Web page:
Three factors that influence shopping cart abandonment
While retailers loathe shopping cart abandonment, many probably understand from personal experience why they happen. In fact, it is all but impossible to have a 100 percent purchase completion rate, but that does not mean merchants should not be actively trying to minimize abandoned carts.
For many merchants, shopping cart abandonment is an issue they can address. According to one recent infographic from Nextopia, approximately 67 out of every 100 potential customers leave without ever making a purchase. While retailers cannot guarantee every purchase, they should aim to have a cart abandonment rate of less than two-thirds. So, what are some of the triggers that merchants can look to address?
1. Price point
Price is one large point of contention, as many sellers have come to realize. People are always looking for the best deal and carefully discerning whether that purchase is an investment they are willing to make. Making sales more palatable starts by carefully assessing the price point of everything merchants are charging their customers for, whether it is the product itself, warranties, maintenance and other services or shipping.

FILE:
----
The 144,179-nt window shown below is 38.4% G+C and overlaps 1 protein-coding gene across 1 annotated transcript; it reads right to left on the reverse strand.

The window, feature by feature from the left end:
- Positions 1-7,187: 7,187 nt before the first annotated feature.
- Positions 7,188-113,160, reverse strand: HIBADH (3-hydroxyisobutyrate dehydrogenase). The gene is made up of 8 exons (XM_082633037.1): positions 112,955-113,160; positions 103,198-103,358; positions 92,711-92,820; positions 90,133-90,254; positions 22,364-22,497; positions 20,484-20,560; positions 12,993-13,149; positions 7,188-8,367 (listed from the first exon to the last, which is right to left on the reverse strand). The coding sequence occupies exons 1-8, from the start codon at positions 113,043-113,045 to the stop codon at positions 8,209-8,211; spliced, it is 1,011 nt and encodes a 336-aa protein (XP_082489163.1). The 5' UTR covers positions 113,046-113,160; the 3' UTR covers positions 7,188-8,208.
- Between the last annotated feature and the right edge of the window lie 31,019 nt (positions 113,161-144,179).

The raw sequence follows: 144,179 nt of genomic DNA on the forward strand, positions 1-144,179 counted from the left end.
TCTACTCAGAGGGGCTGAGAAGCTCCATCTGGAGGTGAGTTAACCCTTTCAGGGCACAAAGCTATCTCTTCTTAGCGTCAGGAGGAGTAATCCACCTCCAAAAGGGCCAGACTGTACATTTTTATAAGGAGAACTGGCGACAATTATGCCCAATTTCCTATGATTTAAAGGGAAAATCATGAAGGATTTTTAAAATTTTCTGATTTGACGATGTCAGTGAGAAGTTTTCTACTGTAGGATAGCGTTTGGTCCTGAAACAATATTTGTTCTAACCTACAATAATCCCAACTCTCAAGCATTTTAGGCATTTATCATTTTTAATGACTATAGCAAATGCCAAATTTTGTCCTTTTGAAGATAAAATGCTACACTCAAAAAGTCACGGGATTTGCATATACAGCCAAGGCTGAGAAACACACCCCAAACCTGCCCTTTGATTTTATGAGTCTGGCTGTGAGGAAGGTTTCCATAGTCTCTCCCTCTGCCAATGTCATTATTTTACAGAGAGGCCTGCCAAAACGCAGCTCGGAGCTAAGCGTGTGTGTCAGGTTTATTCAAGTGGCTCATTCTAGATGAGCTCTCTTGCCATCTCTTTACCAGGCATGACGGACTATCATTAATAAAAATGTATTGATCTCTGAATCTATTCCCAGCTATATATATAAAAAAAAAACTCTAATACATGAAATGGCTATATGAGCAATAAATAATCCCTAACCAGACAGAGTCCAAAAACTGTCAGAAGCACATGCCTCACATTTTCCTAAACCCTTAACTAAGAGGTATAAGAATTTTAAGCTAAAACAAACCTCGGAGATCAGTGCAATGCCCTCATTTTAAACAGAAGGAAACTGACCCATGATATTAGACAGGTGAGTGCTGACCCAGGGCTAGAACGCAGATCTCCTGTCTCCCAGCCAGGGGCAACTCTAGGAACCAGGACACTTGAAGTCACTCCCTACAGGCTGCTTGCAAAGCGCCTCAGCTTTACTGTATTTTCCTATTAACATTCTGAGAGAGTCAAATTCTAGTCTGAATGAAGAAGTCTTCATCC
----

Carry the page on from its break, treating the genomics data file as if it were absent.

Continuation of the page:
It is important to consider the psychology that goes into establishing price points as well. For example, William Poundstone found that rounded prices often result in fewer sales. People may not be willing to pay $100 for a purchase, but if it was $99, it may not seem as steep, even though the price is only a bit less. Retailers must keep in mind the psychological aspect of pricing as well as the cost element.
Given the rash of credit and debit card information theft at major retailers throughout 2014, it is only natural for customers to be skeptical of making purchases online. According to Statista, nearly one in every five customer decides against making a purchase due to security concerns.
Security is a tough cookie for sellers to crack – whereas their priorities are spread out from customer service to marketing to inventory management, fraudsters are dedicated solely to stealing sensitive information from merchants. Still, retailers should look to put forth as much effort as possible toward alleviating these concerns. This may mean investing in the proper payment security technology or simply giving customers more options in how they pay – maybe they would be more comfortable using PayPal instead of their credit card, for example.
3. Lackluster receiving options
People no longer want to wait four days for their package to arrive (or at least, they want more options than just that). Options such as in-store pickup can be a huge game-changer for sellers, allowing customers to get their online purchases the day they are placed. This can be a sales-saver in the long haul.
Shopping cart abandonment is something that all sellers must deal with, the key is being proactive and identifying why people are not completing purchases.